In a brief order, the US 9th Circuit Court of Appeals said it would not rehear arguments over whether Qualcomm had engaged in anticompetitive patent-licensing practices to keep a monopoly on the market for modem chips that connect smart phones to wireless data networks.
On August 11, a three-judge panel of the 9th Circuit said the US Federal Trade Commission failed to establish that Qualcomm's practices had an anticompetitive effect on the cellular chip market. The FTC had asked the entire court to rehear arguments and reconsider the panel decision.
“The fact that not one judge on the 9th Circuit thought it necessary to consider the merits of the FTC's petition or to even ask for a response from Qualcomm validates the strength and clarity of the panel's thorough analysis and conclusions. We thank the court for its time and efforts,” Don Rosenberg, executive vice president and general counsel of Qualcomm, said in a statement. The FTC declined to comment.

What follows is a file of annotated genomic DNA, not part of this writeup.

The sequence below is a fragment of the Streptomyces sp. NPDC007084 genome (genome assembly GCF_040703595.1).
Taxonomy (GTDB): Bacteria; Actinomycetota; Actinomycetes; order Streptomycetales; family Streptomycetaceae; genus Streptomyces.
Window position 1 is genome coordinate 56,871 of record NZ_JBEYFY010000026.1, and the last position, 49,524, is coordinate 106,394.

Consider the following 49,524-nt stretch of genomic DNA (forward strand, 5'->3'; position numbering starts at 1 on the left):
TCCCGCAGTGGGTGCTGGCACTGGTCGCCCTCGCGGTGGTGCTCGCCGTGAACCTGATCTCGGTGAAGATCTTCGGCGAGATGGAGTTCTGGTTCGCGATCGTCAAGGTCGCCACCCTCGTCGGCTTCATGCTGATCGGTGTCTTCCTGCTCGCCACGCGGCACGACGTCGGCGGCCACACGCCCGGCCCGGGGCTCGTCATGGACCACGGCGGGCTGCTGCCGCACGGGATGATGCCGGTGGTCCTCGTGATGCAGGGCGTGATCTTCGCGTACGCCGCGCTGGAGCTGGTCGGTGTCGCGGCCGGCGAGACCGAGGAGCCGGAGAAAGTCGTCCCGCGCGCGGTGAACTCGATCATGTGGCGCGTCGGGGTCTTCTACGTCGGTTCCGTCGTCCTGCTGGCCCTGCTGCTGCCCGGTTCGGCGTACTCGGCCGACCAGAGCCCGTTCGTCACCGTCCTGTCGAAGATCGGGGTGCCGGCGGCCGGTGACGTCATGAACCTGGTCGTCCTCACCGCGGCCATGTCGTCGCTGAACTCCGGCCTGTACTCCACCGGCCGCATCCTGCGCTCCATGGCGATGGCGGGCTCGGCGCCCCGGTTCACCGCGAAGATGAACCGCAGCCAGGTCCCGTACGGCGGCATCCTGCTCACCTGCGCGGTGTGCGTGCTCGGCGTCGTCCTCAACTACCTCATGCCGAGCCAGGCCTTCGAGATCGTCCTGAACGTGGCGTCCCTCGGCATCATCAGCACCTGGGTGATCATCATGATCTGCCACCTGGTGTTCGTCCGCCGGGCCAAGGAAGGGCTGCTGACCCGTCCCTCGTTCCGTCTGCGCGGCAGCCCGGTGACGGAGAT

The appeals court in August had reversed a lower court ruling against Qualcomm in the antitrust lawsuit brought by the FTC.
Qualcomm was fighting a May 2019 decision by US District Judge Lucy Koh in San Jose, California, in a case brought by the FTC. Koh sided with the FTC, writing that Qualcomm's practice of requiring phone makers to sign a patent license agreement before selling them chips “strangled competition” and harmed consumers.
© Thomson Reuters 2020
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